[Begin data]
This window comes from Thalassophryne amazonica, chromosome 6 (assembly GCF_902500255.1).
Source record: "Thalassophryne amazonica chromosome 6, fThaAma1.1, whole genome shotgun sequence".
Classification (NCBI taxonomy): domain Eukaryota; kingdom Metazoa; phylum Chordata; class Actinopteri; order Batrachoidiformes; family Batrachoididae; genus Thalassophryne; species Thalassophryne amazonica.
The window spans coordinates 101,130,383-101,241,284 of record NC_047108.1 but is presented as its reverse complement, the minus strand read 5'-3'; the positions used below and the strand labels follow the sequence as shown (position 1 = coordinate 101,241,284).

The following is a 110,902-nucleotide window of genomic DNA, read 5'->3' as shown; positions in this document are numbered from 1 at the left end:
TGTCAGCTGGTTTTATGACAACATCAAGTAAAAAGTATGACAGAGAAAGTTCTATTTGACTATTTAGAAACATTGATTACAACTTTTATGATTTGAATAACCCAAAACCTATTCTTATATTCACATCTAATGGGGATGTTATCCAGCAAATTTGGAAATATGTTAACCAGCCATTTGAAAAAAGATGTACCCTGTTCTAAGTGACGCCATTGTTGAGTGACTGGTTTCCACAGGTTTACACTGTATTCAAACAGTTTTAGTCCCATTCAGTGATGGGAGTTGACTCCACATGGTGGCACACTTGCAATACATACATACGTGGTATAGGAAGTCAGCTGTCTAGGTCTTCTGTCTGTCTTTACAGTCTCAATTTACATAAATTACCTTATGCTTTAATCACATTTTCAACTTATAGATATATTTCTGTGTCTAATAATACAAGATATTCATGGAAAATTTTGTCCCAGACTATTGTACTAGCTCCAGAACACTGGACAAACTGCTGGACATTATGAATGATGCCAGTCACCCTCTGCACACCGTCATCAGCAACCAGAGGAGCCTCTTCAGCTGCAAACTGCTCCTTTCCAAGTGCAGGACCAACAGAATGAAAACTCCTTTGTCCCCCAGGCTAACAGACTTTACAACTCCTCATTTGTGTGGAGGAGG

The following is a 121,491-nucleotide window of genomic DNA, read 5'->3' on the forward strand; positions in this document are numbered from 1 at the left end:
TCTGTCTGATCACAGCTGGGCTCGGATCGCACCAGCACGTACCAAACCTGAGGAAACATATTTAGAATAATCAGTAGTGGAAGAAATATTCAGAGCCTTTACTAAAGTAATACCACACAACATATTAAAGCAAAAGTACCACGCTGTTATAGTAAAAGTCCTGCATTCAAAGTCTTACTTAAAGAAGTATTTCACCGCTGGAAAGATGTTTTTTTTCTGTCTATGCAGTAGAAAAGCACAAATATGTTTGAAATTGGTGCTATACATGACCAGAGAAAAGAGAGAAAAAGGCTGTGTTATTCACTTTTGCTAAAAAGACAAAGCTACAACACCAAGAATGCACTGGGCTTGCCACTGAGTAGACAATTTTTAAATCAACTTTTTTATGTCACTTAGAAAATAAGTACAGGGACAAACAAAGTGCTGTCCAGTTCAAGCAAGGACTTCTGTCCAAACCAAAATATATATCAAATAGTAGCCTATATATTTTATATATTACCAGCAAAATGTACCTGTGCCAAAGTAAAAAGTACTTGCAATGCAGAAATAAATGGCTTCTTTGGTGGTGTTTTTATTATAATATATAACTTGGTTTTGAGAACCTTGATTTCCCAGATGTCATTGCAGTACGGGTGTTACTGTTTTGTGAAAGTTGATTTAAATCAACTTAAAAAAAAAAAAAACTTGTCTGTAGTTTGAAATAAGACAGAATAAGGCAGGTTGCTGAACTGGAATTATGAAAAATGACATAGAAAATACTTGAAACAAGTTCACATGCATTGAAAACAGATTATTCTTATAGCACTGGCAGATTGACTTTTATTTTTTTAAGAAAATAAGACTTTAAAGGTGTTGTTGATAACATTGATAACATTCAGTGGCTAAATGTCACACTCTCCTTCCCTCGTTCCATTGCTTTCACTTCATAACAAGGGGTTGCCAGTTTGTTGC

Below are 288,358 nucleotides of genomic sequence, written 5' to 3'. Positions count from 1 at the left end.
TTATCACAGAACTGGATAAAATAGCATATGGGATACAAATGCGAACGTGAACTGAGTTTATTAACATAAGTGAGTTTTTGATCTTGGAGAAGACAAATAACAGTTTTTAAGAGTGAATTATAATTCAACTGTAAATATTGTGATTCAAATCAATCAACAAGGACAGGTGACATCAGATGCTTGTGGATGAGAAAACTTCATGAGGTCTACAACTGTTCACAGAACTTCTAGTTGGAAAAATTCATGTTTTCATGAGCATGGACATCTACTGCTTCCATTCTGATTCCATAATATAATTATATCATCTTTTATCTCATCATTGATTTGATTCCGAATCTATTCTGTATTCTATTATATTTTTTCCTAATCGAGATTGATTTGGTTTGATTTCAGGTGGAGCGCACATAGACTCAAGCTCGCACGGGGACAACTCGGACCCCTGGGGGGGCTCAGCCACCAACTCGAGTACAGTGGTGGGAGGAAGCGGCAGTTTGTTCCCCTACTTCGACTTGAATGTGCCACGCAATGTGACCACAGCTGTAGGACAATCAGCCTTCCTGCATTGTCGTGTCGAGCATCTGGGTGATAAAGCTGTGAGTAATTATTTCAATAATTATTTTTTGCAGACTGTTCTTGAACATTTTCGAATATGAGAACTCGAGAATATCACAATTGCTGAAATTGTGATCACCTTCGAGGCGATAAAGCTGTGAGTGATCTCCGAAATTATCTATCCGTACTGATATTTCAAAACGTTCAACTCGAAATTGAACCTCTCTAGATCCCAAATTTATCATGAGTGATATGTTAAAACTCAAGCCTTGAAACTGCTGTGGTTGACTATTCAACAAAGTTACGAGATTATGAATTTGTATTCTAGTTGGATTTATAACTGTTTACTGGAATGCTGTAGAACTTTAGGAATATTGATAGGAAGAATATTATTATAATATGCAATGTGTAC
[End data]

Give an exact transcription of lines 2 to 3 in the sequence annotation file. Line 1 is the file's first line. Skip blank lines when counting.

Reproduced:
Source record: "Thalassophryne amazonica chromosome 6, fThaAma1.1, whole genome shotgun sequence".
Classification (NCBI taxonomy): domain Eukaryota; kingdom Metazoa; phylum Chordata; class Actinopteri; order Batrachoidiformes; family Batrachoididae; genus Thalassophryne; species Thalassophryne amazonica.